All of a sudden, entire continents were plagued with a new vector of existing zoonotic diseases. Africa already had Aedes aegypti, which also can transmit dengue, yellow fever, chikungunya and Zika, says Linton. “So now you have two massive vectors in the same place. The chances of maintaining an outbreak become higher and higher.”
Linton and her colleagues believe the same may now be happening with Aedes vittatus. Cuba, after all, is an island – and shipping containers are the perfect way to transport not only goods, but, inadvertently, mosquito eggs.
Stopping the vittatus
Immediately upon identifying the mosquito, US Navy Preventative Medicine Unit personnel at Guantanamo Bay began weekly sprayings of two residential areas near the spot where the first specimens were found. They also began collecting more samples in more locations, employing special traps that use dry ice to emit carbon dioxide – which is what attracts mosquitoes to the human body – to entrap more mosquitoes at a time.
Still, the mosquitoes kept coming. In December 2019, Aedes vittatus larvae were found in a bird bath less than 50m from the original test site. When they were metamorphosed by scientists in a lab, they produced 10 male specimens and seven females. On 24 February 2020, another female vittatus was found in a trap, followed by four more mosquitoes on 2 March, one a kilometre from where the original specimens were found.
On 18 April, scientists’ fears that the mosquito may be proliferating even beyond Cuba came true when two specimens were discovered in the Dominican Republic, 260 kilometres east of Cuba. Even more alarming, these specimens didn’t share the same molecular makeup of the ones from Guantanamo. Rather, these intruders seem to have been independently transported from Southeast Asia.
“There seemed to be a global trade route that was bringing these mosquitoes into the Caribbean,” says Linton. She and her colleagues created a “cheat sheet” with diagrams of the Aedes vittatus and passed it along to entomologists across the Caribbean to enlist their help in identifying whether the species had spread. “The species could well be hiding in plain sight across other islands,” the scientists wrote in their study.
“If it’s in the Dominican Republic, it’s definitely in Haiti,” says Linton. “We’re assuming Jamaica, Puerto Rico, and it could be already in Florida”, as well as Texas, Alabama, Louisiana and Mississippi.
Unless public health officials and state departments of natural resources act quickly, it may be only a matter of time before these mosquitoes spread across North America. This will require measures such as destroying the habitats where mosquitoes breed, such as by spraying chemicals or bacteria into slow water, emptying stagnant water sources or putting up devices similar to light traps that attract mosquitoes and kill them.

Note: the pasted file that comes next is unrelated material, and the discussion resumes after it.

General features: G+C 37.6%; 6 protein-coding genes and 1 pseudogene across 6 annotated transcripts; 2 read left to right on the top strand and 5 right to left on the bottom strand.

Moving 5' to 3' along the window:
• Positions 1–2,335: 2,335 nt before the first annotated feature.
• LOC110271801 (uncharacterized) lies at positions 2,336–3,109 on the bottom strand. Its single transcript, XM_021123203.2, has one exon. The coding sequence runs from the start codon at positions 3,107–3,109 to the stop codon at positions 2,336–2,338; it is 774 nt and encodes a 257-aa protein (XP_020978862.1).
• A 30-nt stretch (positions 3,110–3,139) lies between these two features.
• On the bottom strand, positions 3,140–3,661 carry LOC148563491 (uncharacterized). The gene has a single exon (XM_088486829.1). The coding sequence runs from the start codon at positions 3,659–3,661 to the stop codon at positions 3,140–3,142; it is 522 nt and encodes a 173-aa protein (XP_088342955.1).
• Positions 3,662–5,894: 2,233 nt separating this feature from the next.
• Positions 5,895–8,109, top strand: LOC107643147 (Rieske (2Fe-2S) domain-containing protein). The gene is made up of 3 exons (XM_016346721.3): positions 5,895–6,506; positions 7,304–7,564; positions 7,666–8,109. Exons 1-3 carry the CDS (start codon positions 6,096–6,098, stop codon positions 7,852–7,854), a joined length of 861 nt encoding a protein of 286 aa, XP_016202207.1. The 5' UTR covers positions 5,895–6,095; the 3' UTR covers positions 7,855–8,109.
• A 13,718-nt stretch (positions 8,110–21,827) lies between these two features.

Part of what makes mosquitoes so tricky to control is that “they can adapt to habitat and human objects”, says Linton. “We put bird baths in our garden, we have small children’s pools, and this is where this mosquito is found.”
Making matters worse, Aedes vittatus mosquitoes bite during the day. That means that some personal protection methods most people would think of – such as closing doors, using mosquito nets on beds at night, or covering up come dusk – are ineffective.
But Pagac says spraying chemicals alone won’t solve the underlying problem, either. Rather, Americans may need to get used to incorporating preventative measures into their daily lives, such as regularly emptying kiddie pools, flowerpot basins and plastic toys.
“That’s the way you really address mosquitoes,” Pagac says.
Military movements or industrial shipping may have brought Aedes vittatus to the western hemisphere. But human-accelerated climate change is helping the species – which loves warm, wet weather, exactly the kind that many regions are seeing more of – continue to thrive.
A mosquito will lay eggs about 36 hours after biting its host and, if the host was infected, can pass along the virus. It will produce 100-120 eggs that will hatch already carrying the disease.
Normally, there may be six new mosquito generations in a given year. But that’s changing.
“These mild winters, the longer seasons that we’re having – that means the mosquitoes have a chance to do 10 generations instead of six,” says Linton. “That means they have more time to acquire viruses” before winter freezes them off.
Humans, however, are not helpless. Biosurveillance processes like that in Guantanamo can help us predict, and then head off, where diseases are spread. But unless robust, coordinated biosurveillance programs are funded around the world, by the time a new disease vector is discovered, it may be too far along to stop, says Linton.
Focusing on travel hubs can help. In recent years, England has seen cases of so-called “airport malaria” – malaria brought in from a mosquito via a flight. Now, airports around the world are equipped with light traps. “Today, eight times more malaria patients arrive at clinics and hospitals across Europe than did in the 1970s,” writes Shah.
“Aedes vittatus might be one of the few examples where we’re ahead of the curve,” says Pagac.
By funding research across the Caribbean and North America, experts like Pagac say, governments could enable scientists to monitor the species’s spread and project where the mosquitoes are headed next.
Only then can national and local governments enact campaigns using known methods like spraying, emptying stagnant water and encouraging people in at-risk areas to protect themselves by wearing long sleeves, pants and bug spray.
In a world reeling from Covid-19, that kind of focus may seem like a difficult challenge. But, he and Linton say, we must not lose this opportunity to “stop the next one”.